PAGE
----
Student Leadership

Developing Tomorrow’s Leaders

Leadership TrainingOak Knoll develops tomorrow’s leaders. We motivate our students to answer the “call to service.” We encourage them to “step forward.” Leadership positions require time and energy, but the rewards are many.

Leadership Training

Training is vital and essential to the development of strong, capable, and responsible leaders. The school provides leadership training for all elected representatives, peer leaders, publication editors, and activity presidents in May of each year. Within each activity, students receive follow-up training in September. Students meet in June and September to set goals for the school year. The deans conduct two leadership training sessions with the entire class in the spring of junior year. Outside trainers may join student leaders from the previous term to assist in the training.

Senior Leadership
Underclasswomen look to the seniors at Oak Knoll for their leadership and capacity as role models. Each year in their guidance classes and outside meetings, the junior class learns more about this role as rising seniors. Much discussion about their responsibility as role models, their “call to service” as leaders, and the opportunities available for their development as leaders occurs. The school strongly encourages all juniors to answer this “call to service” and take responsibility for the leadership of an Oak Knoll student activity or run for an elected position. All students in the senior class serve as leaders. The desire for leadership is quite impressive.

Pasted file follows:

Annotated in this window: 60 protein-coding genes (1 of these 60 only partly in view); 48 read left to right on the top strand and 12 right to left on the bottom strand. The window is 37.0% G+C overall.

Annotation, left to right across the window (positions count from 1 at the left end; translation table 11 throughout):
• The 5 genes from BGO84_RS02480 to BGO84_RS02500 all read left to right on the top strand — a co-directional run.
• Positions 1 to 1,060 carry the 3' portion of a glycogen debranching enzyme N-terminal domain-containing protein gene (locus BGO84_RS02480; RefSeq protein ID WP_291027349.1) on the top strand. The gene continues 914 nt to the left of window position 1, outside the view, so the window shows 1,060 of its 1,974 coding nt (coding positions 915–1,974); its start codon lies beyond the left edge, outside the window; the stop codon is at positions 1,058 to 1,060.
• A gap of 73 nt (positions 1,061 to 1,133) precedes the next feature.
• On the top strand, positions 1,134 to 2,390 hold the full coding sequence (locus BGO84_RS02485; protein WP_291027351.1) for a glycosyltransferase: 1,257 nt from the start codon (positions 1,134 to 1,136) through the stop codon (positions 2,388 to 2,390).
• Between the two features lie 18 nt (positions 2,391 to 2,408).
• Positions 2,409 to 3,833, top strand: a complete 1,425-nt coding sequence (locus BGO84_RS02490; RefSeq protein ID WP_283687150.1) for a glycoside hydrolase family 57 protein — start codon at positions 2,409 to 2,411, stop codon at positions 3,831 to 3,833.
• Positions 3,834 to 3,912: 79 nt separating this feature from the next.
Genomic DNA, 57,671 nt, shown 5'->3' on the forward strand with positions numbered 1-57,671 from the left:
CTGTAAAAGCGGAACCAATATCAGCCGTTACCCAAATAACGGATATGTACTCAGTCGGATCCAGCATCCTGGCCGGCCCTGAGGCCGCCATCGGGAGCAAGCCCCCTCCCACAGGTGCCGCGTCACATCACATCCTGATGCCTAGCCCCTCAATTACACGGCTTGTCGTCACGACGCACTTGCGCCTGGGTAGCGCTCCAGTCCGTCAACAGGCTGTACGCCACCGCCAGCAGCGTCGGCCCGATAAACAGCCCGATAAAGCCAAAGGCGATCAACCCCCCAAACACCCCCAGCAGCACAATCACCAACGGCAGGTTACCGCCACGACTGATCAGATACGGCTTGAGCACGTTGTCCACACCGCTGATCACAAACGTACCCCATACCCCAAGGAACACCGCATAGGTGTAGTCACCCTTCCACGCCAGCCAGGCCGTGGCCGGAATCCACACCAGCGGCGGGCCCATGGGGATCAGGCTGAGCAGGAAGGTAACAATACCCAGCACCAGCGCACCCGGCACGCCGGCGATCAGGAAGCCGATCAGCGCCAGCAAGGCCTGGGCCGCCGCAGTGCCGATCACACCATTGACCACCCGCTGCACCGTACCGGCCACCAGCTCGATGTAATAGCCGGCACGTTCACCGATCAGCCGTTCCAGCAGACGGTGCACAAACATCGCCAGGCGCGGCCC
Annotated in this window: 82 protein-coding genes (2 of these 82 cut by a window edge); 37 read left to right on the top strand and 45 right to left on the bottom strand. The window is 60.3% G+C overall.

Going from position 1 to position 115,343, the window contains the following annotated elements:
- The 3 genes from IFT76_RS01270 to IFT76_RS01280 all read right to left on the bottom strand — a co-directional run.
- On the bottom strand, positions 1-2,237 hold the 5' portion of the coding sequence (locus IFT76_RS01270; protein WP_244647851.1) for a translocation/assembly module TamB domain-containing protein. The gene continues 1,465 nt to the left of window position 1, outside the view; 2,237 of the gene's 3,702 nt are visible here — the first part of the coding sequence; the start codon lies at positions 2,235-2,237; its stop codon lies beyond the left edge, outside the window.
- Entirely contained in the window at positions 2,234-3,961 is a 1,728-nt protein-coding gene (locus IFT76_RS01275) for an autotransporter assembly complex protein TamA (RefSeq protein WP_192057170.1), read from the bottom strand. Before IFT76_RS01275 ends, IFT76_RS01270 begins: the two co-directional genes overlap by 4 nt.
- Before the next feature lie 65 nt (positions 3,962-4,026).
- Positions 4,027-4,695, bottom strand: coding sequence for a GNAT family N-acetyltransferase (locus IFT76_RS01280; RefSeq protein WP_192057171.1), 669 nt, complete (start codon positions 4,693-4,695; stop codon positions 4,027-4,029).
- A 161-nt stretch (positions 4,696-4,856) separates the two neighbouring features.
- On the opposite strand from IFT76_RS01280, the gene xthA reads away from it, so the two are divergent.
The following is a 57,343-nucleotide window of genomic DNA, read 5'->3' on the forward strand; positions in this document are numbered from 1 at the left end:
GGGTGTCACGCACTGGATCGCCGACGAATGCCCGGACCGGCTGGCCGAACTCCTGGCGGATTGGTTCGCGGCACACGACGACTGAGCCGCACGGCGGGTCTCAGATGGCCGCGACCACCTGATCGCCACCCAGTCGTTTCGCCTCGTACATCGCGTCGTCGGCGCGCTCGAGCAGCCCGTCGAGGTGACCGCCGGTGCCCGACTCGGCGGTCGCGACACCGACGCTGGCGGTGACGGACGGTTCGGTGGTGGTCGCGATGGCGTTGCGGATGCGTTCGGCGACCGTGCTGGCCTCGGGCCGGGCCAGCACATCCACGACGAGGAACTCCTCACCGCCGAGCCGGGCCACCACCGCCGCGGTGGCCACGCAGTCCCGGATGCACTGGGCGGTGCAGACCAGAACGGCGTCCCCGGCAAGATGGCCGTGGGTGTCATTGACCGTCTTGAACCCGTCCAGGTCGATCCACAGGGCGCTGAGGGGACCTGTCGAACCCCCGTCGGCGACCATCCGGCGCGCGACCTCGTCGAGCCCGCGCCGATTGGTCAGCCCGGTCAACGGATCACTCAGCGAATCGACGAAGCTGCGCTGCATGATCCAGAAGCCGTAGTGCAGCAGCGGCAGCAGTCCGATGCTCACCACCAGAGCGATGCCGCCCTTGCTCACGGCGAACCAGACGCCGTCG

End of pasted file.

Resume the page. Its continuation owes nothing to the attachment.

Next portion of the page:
Student Council Opportunities

Student Council OpportunitiesProviding opportunities for student leadership is a vital component in fostering the development of young women as responsible, caring adults. Students in all grades have an opportunity for leadership within the homerooms in the committees formed to work on Spirit Week, class fundraisers, class liturgies, class meetings and various grade level activities. The Student Council of Oak Knoll facilitates and initiates many student-run activities. Within the framework of six council groups, many students serve at varying levels of leadership. Grade representatives belong to each council: Academic, Athletic, Campus Ministry, Creative Arts, Social and Core Council. The core council includes the class presidents, vice-presidents, council presidents of each of the five councils, as well as the student council president, secretary, peer leader coordinators and the publicity chairperson.
Each of the five councils functions with a moderator and president (student leader). Two representatives from each grade serve on the Athletic, Campus Ministry, Creative Arts, and Social Councils. The vice-president of each grade serves on the Academic Council. In addition, the group of presidents for each performance activity complements the Creative Arts Council.

Serving in any leadership capacity is an honor that represents a serious commitment on the part of the person elected. Students attend weekly meetings both at the class level and the council level. Each class and council plans many activities. Students must attend and participate in these meetings and activities.